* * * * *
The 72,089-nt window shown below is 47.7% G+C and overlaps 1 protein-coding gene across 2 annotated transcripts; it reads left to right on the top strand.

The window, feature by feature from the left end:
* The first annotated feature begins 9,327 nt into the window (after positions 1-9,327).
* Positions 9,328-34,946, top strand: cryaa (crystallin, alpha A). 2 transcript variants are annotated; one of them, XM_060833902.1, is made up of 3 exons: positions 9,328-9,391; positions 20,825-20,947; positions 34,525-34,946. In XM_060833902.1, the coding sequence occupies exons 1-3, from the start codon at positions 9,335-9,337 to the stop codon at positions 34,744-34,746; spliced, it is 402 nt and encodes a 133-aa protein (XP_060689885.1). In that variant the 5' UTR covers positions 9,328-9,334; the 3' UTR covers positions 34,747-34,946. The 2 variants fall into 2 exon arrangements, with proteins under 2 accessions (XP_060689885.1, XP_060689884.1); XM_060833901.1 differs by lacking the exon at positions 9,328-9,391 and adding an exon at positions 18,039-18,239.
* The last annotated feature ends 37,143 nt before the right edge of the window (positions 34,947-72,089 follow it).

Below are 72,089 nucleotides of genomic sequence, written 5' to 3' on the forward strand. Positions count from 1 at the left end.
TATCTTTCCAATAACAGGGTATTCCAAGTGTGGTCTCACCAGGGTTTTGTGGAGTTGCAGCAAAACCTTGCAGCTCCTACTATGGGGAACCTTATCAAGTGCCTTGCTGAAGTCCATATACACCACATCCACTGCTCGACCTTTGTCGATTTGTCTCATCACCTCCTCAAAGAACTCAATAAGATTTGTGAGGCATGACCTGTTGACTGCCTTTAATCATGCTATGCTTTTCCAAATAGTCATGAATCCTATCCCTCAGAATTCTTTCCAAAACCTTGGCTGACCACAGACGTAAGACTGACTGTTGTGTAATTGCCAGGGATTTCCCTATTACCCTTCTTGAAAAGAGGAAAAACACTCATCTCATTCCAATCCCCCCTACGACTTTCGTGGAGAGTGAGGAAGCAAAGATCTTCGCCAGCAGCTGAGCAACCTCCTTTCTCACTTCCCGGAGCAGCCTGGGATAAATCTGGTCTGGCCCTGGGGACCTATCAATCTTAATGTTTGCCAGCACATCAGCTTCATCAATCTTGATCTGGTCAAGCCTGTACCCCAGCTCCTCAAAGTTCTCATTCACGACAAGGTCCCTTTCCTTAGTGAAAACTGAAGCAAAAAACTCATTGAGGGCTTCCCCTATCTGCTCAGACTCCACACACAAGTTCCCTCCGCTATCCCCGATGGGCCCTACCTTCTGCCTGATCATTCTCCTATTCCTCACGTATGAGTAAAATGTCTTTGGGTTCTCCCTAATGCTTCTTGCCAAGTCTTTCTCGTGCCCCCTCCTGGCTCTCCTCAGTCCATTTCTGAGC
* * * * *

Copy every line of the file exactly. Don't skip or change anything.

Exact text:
The 72,089-nt window shown below is 47.7% G+C and overlaps 1 protein-coding gene across 2 annotated transcripts; it reads left to right on the top strand.

The window, feature by feature from the left end:
* The first annotated feature begins 9,327 nt into the window (after positions 1-9,327).
* Positions 9,328-34,946, top strand: cryaa (crystallin, alpha A). 2 transcript variants are annotated; one of them, XM_060833902.1, is made up of 3 exons: positions 9,328-9,391; positions 20,825-20,947; positions 34,525-34,946. In XM_060833902.1, the coding sequence occupies exons 1-3, from the start codon at positions 9,335-9,337 to the stop codon at positions 34,744-34,746; spliced, it is 402 nt and encodes a 133-aa protein (XP_060689885.1). In that variant the 5' UTR covers positions 9,328-9,334; the 3' UTR covers positions 34,747-34,946. The 2 variants fall into 2 exon arrangements, with proteins under 2 accessions (XP_060689885.1, XP_060689884.1); XM_060833901.1 differs by lacking the exon at positions 9,328-9,391 and adding an exon at positions 18,039-18,239.
* The last annotated feature ends 37,143 nt before the right edge of the window (positions 34,947-72,089 follow it).

Below are 72,089 nucleotides of genomic sequence, written 5' to 3' on the forward strand. Positions count from 1 at the left end.
TATCTTTCCAATAACAGGGTATTCCAAGTGTGGTCTCACCAGGGTTTTGTGGAGTTGCAGCAAAACCTTGCAGCTCCTACTATGGGGAACCTTATCAAGTGCCTTGCTGAAGTCCATATACACCACATCCACTGCTCGACCTTTGTCGATTTGTCTCATCACCTCCTCAAAGAACTCAATAAGATTTGTGAGGCATGACCTGTTGACTGCCTTTAATCATGCTATGCTTTTCCAAATAGTCATGAATCCTATCCCTCAGAATTCTTTCCAAAACCTTGGCTGACCACAGACGTAAGACTGACTGTTGTGTAATTGCCAGGGATTTCCCTATTACCCTTCTTGAAAAGAGGAAAAACACTCATCTCATTCCAATCCCCCCTACGACTTTCGTGGAGAGTGAGGAAGCAAAGATCTTCGCCAGCAGCTGAGCAACCTCCTTTCTCACTTCCCGGAGCAGCCTGGGATAAATCTGGTCTGGCCCTGGGGACCTATCAATCTTAATGTTTGCCAGCACATCAGCTTCATCAATCTTGATCTGGTCAAGCCTGTACCCCAGCTCCTCAAAGTTCTCATTCACGACAAGGTCCCTTTCCTTAGTGAAAACTGAAGCAAAAAACTCATTGAGGGCTTCCCCTATCTGCTCAGACTCCACACACAAGTTCCCTCCGCTATCCCCGATGGGCCCTACCTTCTGCCTGATCATTCTCCTATTCCTCACGTATGAGTAAAATGTCTTTGGGTTCTCCCTAATGCTTCTTGCCAAGTCTTTCTCGTGCCCCCTCCTGGCTCTCCTCAGTCCATTTCTGAGC